We quallies are good at lateral thinking — I guess it comes from making sense of the muddy data that is our stock in trade. You might be amused to learn that, apparently, the most ‘sure-fire’ way to protect your bike from theft is to attach a basket to it — no self-respecting bike thief can lose that amount of street cred.

With the financial meltdown about to mire the economy in recession now is the time to exercise plenty of sideways thinking to help keep us busy. Less work will emerge from some quarters. Evenings talking to cash-strapped twenty-somethings about the relative merits of, say, a 125% mortgage, a ‘friends and family’ home purchase package or a 50-year ‘lifetime deal’ are past.

Yet interesting new opportunities will open up. As investment bankers achieve what Lenin never could and bring down old-style free-market capitalism, we could just be entering a world that, when things settle down, could actually be — wonderful thought — better. For instance, the UK might start to realise that it does actually need to make things. We could harness ourselves to helping rekindle our nation’s once-famed reputation for inventiveness.

I feel there may be a more profound role we can play in the new world order: I guess it might be called helping to reshape it.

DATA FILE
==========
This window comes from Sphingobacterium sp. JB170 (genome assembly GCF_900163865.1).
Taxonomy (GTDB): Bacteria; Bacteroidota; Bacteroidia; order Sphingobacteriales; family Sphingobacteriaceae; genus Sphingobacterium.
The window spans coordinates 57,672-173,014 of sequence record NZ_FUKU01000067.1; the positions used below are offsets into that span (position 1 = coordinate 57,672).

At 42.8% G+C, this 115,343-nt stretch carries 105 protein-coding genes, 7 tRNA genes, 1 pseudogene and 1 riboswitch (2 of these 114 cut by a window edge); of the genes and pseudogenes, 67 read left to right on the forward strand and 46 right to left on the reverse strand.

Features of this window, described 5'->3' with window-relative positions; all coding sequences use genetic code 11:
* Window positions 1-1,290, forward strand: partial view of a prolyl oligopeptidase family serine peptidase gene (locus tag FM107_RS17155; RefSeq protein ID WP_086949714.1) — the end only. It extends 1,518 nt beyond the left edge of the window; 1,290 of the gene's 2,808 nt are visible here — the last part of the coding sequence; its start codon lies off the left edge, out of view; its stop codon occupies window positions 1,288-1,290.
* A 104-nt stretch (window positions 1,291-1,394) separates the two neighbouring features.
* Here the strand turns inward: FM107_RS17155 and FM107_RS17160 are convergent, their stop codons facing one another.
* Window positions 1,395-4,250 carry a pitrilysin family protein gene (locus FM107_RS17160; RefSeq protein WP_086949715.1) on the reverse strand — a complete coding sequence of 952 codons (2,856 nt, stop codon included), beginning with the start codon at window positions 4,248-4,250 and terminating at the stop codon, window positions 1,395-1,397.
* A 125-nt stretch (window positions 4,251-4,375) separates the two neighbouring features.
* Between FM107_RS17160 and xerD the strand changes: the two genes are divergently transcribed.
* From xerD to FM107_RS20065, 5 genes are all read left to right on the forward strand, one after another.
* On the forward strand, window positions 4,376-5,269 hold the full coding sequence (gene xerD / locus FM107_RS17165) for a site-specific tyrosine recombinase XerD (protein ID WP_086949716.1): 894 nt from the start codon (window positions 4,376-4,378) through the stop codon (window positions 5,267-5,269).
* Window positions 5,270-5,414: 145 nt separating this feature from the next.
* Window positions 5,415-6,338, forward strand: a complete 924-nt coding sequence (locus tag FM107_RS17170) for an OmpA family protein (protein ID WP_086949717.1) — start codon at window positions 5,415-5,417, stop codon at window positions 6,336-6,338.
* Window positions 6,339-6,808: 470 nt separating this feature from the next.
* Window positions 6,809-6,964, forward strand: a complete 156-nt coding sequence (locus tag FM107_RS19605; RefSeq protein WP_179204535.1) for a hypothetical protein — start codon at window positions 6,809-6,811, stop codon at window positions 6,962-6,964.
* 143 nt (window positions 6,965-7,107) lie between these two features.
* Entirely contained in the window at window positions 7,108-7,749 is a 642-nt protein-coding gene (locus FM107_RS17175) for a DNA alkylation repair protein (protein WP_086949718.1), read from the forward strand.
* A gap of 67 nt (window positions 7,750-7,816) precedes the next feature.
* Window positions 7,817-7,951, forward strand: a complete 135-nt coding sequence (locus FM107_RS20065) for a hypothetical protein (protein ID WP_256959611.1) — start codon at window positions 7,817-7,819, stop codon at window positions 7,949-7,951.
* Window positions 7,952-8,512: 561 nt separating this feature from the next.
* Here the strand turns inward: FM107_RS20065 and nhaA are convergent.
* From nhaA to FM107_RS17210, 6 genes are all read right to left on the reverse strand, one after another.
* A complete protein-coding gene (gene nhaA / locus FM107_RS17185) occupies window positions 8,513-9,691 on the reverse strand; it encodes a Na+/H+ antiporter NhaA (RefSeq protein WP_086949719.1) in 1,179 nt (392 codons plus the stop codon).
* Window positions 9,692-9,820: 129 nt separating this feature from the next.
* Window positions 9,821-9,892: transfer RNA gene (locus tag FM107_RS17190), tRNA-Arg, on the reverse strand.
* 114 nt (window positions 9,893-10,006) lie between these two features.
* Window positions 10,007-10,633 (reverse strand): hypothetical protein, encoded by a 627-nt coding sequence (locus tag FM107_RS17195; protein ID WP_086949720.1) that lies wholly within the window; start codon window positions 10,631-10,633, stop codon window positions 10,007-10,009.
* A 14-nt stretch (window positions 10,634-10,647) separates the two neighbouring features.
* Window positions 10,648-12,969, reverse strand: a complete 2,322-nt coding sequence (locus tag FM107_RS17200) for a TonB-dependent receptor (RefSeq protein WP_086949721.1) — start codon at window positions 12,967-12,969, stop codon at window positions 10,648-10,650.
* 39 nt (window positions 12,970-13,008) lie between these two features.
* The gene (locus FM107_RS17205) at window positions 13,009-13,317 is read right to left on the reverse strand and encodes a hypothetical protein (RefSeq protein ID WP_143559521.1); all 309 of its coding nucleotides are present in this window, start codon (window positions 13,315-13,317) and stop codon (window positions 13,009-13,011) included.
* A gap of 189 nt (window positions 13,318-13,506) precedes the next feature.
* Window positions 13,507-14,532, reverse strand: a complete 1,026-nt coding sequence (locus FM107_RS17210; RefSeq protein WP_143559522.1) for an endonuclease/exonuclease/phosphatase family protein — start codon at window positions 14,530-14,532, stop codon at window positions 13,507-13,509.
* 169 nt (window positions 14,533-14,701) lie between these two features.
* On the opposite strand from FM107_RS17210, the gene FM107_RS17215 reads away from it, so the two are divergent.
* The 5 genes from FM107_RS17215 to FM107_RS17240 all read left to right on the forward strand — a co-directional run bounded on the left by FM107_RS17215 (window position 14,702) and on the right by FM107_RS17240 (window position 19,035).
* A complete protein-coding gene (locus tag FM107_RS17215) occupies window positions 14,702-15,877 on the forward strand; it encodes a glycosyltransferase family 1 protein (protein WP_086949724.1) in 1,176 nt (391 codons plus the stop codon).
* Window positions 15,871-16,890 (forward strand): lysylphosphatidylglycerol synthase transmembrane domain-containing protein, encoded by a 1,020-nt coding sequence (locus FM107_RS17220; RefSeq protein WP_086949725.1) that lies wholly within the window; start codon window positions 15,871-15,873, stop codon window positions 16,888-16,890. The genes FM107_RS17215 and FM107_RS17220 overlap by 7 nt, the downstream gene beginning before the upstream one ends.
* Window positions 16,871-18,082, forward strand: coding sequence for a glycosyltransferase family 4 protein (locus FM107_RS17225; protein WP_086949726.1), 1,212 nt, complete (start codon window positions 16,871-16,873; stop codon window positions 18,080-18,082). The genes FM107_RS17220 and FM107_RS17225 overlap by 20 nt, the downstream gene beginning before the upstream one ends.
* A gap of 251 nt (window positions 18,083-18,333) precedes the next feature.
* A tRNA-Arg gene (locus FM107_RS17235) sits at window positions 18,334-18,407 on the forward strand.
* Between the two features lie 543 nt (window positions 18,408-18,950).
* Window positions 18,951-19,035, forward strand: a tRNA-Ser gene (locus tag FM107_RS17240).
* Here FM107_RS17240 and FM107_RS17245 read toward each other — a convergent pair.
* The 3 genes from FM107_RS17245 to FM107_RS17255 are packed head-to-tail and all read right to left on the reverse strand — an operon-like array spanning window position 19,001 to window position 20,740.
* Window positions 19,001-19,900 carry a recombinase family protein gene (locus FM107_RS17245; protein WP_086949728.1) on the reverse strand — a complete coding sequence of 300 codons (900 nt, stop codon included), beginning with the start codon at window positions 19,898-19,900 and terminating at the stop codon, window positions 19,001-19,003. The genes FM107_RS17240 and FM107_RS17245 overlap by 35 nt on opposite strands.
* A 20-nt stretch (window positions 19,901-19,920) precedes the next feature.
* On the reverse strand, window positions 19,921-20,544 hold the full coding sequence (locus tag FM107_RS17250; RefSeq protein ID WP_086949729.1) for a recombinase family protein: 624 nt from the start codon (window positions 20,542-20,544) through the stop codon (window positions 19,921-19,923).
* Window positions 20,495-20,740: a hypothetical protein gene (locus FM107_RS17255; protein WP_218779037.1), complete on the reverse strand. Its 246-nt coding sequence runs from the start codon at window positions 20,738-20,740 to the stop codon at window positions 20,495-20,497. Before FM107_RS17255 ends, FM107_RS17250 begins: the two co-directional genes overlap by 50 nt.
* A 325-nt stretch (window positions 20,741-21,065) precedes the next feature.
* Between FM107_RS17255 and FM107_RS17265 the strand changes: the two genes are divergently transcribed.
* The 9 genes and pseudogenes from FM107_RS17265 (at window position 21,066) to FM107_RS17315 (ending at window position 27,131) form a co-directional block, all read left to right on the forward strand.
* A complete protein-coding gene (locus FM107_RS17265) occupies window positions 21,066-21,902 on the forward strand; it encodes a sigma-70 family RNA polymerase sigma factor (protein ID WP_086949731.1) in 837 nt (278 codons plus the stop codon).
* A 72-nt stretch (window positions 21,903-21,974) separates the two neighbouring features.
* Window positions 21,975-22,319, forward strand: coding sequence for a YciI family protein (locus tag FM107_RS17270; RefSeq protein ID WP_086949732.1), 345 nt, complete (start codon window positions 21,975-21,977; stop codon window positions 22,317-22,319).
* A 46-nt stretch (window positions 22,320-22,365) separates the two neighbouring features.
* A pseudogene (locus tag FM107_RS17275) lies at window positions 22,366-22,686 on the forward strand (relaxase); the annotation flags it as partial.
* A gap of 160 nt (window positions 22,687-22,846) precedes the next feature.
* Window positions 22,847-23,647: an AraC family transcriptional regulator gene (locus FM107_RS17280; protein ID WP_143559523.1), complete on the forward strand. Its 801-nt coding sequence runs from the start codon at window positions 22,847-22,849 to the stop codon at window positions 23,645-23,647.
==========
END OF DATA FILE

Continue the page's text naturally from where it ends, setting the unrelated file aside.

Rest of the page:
It has become apparent that we need a fresh form of corporate governance fit for a global webbed-up economy. The future belongs to all the stakeholders, not just shareholders. When governments hold large corporate assets, the rules must change.

So, the stakeholder’s voice has to make itself heard and shape the direction of an organisation. We qualitative researchers are best placed to synthesise and give voice to their views. Because in the course of our daily round, this is something we already do. Except, most of the time, we characterise the people we speak to as ‘consumers’ and frame the discourse in the language of consumption.

Consumer-think often comes from a somewhat different place to stakeholder think. One student captured this dichotomy beautifully, expressing her (personal) view that “I think McDonald’s is blatantly evil, but they’ve got a great McFlurry deal on at the moment.” To arrive at the right course of action you need to ask the right questions. Smart clients know this already. They recognise that doing what is good is better in every respect than doing what is merely expedient. The future increasingly belongs to ‘happiness brands’ that recognise that their health is intimately tied up with that of the wider world.

Shifting clients from being customer to stakeholder focused is a lateral step — but worth getting on our bikes for. After all, we might get to see what a happiness mortgage brand looks like. I suspect it won’t spend much time working out how to maximise consumer debt.